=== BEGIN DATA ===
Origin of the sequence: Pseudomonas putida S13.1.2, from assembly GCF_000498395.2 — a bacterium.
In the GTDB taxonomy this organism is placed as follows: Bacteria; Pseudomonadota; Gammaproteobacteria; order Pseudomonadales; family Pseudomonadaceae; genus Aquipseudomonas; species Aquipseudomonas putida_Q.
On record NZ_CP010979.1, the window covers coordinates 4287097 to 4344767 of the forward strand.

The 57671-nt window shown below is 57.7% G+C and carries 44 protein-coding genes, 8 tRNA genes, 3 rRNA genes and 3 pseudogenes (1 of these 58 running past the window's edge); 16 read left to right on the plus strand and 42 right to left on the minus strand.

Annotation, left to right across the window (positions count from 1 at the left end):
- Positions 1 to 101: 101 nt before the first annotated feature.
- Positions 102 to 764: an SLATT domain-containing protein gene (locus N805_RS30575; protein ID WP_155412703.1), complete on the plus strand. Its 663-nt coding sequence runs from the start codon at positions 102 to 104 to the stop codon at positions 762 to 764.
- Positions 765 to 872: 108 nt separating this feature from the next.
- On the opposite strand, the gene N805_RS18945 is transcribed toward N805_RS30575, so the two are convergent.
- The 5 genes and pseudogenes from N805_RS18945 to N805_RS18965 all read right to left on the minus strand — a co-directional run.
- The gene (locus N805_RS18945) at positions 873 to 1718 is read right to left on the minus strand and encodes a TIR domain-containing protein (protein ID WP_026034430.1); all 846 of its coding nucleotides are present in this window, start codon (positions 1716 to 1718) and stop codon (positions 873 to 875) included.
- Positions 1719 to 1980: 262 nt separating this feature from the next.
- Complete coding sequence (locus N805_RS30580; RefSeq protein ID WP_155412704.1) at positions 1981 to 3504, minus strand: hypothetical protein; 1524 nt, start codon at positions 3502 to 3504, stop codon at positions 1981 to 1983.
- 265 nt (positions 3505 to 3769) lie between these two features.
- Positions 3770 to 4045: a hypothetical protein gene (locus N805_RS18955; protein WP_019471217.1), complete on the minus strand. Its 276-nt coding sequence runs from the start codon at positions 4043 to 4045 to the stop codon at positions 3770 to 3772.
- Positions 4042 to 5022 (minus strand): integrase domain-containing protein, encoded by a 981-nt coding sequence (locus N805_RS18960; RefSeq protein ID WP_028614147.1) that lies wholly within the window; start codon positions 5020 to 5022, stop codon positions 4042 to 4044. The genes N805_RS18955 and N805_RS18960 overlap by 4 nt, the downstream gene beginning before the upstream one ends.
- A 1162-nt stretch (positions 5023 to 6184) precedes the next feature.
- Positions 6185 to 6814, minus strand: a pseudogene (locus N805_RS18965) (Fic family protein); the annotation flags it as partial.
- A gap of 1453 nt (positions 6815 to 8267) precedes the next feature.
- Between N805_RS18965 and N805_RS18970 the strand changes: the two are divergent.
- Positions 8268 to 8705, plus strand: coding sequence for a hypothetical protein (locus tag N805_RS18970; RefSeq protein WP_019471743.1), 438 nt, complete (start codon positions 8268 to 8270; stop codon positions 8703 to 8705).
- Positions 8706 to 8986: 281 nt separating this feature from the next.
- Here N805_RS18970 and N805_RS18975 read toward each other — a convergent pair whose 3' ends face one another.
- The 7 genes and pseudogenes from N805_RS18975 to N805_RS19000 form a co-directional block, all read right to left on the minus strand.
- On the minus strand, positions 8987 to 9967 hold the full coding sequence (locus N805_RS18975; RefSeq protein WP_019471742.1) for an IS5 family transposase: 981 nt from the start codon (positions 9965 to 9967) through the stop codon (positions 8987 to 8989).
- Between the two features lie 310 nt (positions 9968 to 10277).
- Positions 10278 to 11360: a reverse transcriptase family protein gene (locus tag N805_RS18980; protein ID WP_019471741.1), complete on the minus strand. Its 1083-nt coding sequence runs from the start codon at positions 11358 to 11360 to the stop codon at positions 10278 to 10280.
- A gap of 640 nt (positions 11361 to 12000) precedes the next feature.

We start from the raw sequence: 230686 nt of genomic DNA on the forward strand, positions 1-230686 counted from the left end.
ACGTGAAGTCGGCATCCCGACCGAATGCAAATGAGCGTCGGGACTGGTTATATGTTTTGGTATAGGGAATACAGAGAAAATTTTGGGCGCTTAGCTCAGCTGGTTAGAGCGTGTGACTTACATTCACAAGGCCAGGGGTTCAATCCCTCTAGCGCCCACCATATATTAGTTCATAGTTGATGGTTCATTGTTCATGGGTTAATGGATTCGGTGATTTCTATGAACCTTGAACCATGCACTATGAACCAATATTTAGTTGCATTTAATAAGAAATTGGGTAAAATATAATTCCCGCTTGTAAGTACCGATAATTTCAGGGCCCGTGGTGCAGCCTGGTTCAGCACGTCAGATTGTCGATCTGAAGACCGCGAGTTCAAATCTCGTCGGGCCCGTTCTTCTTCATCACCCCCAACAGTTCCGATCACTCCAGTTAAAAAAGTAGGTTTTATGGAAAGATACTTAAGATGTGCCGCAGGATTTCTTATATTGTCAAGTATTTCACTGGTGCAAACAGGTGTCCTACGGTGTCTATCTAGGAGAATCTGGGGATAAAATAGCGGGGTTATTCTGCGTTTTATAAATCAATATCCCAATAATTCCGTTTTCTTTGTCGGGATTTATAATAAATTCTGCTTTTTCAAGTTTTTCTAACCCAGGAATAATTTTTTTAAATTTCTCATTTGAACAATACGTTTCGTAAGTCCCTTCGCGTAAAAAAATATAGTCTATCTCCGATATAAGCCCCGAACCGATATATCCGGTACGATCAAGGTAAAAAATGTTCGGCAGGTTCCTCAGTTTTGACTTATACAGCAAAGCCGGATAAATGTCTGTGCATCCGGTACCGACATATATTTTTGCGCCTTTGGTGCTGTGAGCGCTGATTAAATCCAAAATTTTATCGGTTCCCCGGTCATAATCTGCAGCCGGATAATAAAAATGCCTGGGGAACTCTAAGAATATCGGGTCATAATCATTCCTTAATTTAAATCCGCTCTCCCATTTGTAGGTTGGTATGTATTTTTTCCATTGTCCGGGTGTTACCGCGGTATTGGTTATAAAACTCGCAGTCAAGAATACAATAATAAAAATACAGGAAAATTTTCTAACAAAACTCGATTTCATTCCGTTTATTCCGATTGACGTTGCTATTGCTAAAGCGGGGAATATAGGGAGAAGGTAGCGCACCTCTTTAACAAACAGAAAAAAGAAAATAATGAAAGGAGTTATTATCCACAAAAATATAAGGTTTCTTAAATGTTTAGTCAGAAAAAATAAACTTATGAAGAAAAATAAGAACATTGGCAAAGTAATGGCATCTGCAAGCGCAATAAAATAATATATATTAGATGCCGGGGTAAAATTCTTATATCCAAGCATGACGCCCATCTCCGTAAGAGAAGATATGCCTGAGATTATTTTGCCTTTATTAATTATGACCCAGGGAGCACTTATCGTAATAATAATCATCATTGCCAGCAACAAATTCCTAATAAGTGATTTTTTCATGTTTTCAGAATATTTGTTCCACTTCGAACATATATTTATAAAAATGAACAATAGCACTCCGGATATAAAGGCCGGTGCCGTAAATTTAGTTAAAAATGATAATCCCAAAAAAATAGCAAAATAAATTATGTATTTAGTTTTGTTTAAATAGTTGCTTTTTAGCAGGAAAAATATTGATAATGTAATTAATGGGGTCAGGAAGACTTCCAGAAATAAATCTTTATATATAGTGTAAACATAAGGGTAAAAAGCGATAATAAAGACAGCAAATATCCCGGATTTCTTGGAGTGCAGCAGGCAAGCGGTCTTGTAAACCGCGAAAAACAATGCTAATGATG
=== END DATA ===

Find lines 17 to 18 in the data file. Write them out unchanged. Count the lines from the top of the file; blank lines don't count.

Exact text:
- A 1162-nt stretch (positions 5023 to 6184) precedes the next feature.
- Positions 6185 to 6814, minus strand: a pseudogene (locus N805_RS18965) (Fic family protein); the annotation flags it as partial.